Wildeshausen in Lower Saxony is a town that knows how to party, yet has still maintained a feel of the Middle Ages since there are many medieval buildings scattered throughout.
Once part of Sweden and part of an even older trade route, this town has been inhabited since 3000 B.C.
A few centuries later, the Alexander Church from the 9th century was founded. The grandson of a Duke brought the relic remains of St. Alexander, a 1st century Christian martyr, to the Wildeshausen area. The original building was a monastery used as a mission, and the church itself wasn’t built until the 13th century.
Since it became an important area for pilgrims, the town did very well economically. Most in the area consider the Alexander Church to be the best art in the town. There’s a statue of Waltbert on Westerstrasse dedicated to the man who brought St. Alexander’s relics to the Wildeshausen.
Even Wildeshausen’s marketplace is full of history. When the town fell to Münster in the early 1500s, the Mayor, a Mr. Jakob Lickenberg, was killed here and a stone by the market fountain (Market Brunnen) stands as testimony to his tragic death.
The Church of St. Peter stands as a symbol of religious persecution and freedom. After the time of the Reformation, the Alexander church was no longer being used for Catholic services, only Lutheran ones. And for more than 100 years, the Catholics were not allowed to build another church.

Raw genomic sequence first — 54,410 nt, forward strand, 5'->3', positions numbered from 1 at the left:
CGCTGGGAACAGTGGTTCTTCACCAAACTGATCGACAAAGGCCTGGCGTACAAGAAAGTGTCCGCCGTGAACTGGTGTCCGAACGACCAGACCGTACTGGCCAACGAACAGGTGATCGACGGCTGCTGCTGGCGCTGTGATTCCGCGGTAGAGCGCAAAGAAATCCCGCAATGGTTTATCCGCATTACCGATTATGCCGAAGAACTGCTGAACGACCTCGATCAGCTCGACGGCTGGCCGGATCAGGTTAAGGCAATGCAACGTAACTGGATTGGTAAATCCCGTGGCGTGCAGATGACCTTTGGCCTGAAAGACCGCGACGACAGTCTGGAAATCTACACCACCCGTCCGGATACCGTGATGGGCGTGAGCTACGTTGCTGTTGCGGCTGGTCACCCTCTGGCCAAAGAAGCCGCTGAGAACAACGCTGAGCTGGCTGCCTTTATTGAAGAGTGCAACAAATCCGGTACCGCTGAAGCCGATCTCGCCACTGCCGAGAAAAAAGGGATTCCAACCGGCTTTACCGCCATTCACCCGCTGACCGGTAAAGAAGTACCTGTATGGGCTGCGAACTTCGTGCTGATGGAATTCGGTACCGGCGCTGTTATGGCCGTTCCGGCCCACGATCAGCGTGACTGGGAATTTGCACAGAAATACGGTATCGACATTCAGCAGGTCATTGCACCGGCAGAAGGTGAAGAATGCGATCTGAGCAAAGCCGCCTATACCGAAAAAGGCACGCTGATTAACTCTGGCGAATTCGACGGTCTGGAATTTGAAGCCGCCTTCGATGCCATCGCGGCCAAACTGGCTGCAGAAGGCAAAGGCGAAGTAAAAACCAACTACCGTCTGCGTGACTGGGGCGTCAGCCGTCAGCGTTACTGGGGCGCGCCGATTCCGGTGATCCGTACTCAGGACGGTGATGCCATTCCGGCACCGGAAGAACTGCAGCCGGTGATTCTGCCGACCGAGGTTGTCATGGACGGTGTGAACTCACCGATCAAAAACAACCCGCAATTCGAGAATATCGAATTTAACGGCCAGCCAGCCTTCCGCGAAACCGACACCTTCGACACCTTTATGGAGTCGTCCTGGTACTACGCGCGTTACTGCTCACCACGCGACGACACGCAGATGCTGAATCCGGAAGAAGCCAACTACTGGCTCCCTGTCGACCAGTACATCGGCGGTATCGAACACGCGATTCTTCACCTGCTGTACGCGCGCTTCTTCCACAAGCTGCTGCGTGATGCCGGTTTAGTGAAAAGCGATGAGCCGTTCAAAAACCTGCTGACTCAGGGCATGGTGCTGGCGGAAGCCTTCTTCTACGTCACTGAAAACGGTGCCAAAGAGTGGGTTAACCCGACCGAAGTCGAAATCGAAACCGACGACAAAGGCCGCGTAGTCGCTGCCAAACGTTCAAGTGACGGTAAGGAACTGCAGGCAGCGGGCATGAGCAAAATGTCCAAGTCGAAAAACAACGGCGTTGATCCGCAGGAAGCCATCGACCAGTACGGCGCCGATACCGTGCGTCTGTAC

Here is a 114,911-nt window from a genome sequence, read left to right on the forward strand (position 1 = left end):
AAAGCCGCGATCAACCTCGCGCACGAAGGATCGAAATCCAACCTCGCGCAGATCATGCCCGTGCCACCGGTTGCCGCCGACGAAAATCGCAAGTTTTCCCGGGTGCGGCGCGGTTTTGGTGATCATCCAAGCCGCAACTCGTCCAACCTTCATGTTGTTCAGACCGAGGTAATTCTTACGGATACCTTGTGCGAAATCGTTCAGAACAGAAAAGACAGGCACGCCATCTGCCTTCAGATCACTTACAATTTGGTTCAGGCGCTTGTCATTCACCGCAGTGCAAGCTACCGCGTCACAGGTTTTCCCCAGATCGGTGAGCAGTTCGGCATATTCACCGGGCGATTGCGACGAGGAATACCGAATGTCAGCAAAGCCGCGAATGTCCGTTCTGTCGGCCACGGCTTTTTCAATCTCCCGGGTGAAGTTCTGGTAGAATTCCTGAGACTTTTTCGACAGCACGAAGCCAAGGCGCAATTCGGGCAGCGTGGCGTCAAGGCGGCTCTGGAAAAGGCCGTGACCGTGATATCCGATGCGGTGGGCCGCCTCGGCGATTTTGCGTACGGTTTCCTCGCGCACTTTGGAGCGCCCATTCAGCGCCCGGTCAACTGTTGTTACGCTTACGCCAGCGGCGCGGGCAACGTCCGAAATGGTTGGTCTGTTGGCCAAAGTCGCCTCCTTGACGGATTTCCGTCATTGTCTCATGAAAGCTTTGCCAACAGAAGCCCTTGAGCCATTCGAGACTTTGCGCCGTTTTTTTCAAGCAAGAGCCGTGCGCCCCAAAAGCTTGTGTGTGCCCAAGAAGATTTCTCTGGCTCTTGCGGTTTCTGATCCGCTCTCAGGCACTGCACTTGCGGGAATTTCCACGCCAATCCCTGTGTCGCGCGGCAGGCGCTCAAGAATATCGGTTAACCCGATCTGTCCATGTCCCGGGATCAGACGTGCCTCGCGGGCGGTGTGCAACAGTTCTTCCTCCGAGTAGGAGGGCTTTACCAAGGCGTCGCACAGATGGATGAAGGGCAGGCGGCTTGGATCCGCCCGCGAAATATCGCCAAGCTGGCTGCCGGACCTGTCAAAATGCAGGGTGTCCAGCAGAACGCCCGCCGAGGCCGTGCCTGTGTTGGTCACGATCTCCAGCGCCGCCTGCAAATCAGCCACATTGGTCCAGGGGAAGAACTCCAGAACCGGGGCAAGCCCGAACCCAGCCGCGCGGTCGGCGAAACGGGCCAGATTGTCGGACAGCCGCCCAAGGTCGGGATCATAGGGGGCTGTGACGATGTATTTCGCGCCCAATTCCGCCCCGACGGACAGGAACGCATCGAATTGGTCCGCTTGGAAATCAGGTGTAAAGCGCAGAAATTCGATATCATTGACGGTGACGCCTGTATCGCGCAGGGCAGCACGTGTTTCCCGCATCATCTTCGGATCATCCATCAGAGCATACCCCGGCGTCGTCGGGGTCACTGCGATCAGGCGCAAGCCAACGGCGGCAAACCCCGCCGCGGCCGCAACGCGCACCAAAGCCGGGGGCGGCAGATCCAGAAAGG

It wasn’t until 1810 that Catholics were allowed the religious freedom to practice their religion and build another church. St. Peter’s Church was completed in 1824 and the tower added in 1910.
After all the sights in the old section of town, head over to the Kurpark, the open air park with a wading pool. The summer concerts at the concert-shell start at 11am Sunday mornings, so you better get there early. It’s also where they kick off the Gildefest, a weeklong festival starting on Pentecost Sunday since 1403.
Besides all the inner citz stuff, Wildeshausen has many hiking and biking trails available for you along the Kleinenkneter Steine. Visit the tourist center in the old Rathaus (town hall) for all the different tours of the area. This is the only one of its kind preserved in all of Europe.